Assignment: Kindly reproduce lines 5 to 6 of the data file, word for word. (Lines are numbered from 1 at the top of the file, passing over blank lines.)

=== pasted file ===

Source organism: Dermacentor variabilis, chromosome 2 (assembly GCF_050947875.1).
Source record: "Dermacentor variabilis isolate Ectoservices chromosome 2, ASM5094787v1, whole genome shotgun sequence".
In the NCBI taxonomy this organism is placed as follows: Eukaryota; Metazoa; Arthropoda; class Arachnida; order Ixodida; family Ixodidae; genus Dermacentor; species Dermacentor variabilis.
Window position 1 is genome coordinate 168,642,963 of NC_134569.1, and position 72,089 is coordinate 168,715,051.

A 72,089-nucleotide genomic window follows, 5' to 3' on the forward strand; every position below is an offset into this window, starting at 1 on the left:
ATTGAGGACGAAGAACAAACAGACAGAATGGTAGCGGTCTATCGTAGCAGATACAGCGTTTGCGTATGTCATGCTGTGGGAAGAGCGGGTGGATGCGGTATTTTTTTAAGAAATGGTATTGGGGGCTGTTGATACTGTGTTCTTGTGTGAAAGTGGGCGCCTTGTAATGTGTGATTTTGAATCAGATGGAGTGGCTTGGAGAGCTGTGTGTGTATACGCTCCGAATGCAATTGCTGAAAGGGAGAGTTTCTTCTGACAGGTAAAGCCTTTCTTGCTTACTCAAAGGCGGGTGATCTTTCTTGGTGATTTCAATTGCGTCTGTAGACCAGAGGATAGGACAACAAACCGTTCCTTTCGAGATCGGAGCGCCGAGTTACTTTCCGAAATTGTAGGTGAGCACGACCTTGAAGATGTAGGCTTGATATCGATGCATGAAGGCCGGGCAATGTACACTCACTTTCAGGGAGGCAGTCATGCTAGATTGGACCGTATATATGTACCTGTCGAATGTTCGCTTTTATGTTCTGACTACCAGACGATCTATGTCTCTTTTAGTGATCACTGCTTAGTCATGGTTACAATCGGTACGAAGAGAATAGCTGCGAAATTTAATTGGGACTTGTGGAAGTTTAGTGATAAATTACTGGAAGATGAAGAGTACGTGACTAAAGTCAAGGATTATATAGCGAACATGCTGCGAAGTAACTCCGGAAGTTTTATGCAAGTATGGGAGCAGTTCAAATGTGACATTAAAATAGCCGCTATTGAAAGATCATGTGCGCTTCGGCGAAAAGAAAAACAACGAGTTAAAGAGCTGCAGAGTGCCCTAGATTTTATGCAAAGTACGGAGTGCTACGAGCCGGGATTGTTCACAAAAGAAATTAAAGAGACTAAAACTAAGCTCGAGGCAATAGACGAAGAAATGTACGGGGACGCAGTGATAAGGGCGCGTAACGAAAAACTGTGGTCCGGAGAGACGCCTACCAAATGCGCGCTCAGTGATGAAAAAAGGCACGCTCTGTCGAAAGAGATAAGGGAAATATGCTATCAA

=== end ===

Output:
A 72,089-nucleotide genomic window follows, 5' to 3' on the forward strand; every position below is an offset into this window, starting at 1 on the left:
ATTGAGGACGAAGAACAAACAGACAGAATGGTAGCGGTCTATCGTAGCAGATACAGCGTTTGCGTATGTCATGCTGTGGGAAGAGCGGGTGGATGCGGTATTTTTTTAAGAAATGGTATTGGGGGCTGTTGATACTGTGTTCTTGTGTGAAAGTGGGCGCCTTGTAATGTGTGATTTTGAATCAGATGGAGTGGCTTGGAGAGCTGTGTGTGTATACGCTCCGAATGCAATTGCTGAAAGGGAGAGTTTCTTCTGACAGGTAAAGCCTTTCTTGCTTACTCAAAGGCGGGTGATCTTTCTTGGTGATTTCAATTGCGTCTGTAGACCAGAGGATAGGACAACAAACCGTTCCTTTCGAGATCGGAGCGCCGAGTTACTTTCCGAAATTGTAGGTGAGCACGACCTTGAAGATGTAGGCTTGATATCGATGCATGAAGGCCGGGCAATGTACACTCACTTTCAGGGAGGCAGTCATGCTAGATTGGACCGTATATATGTACCTGTCGAATGTTCGCTTTTATGTTCTGACTACCAGACGATCTATGTCTCTTTTAGTGATCACTGCTTAGTCATGGTTACAATCGGTACGAAGAGAATAGCTGCGAAATTTAATTGGGACTTGTGGAAGTTTAGTGATAAATTACTGGAAGATGAAGAGTACGTGACTAAAGTCAAGGATTATATAGCGAACATGCTGCGAAGTAACTCCGGAAGTTTTATGCAAGTATGGGAGCAGTTCAAATGTGACATTAAAATAGCCGCTATTGAAAGATCATGTGCGCTTCGGCGAAAAGAAAAACAACGAGTTAAAGAGCTGCAGAGTGCCCTAGATTTTATGCAAAGTACGGAGTGCTACGAGCCGGGATTGTTCACAAAAGAAATTAAAGAGACTAAAACTAAGCTCGAGGCAATAGACGAAGAAATGTACGGGGACGCAGTGATAAGGGCGCGTAACGAAAAACTGTGGTCCGGAGAGACGCCTACCAAATGCGCGCTCAGTGATGAAAAAAGGCACGCTCTGTCGAAAGAGATAAGGGAAATATGCTATCAA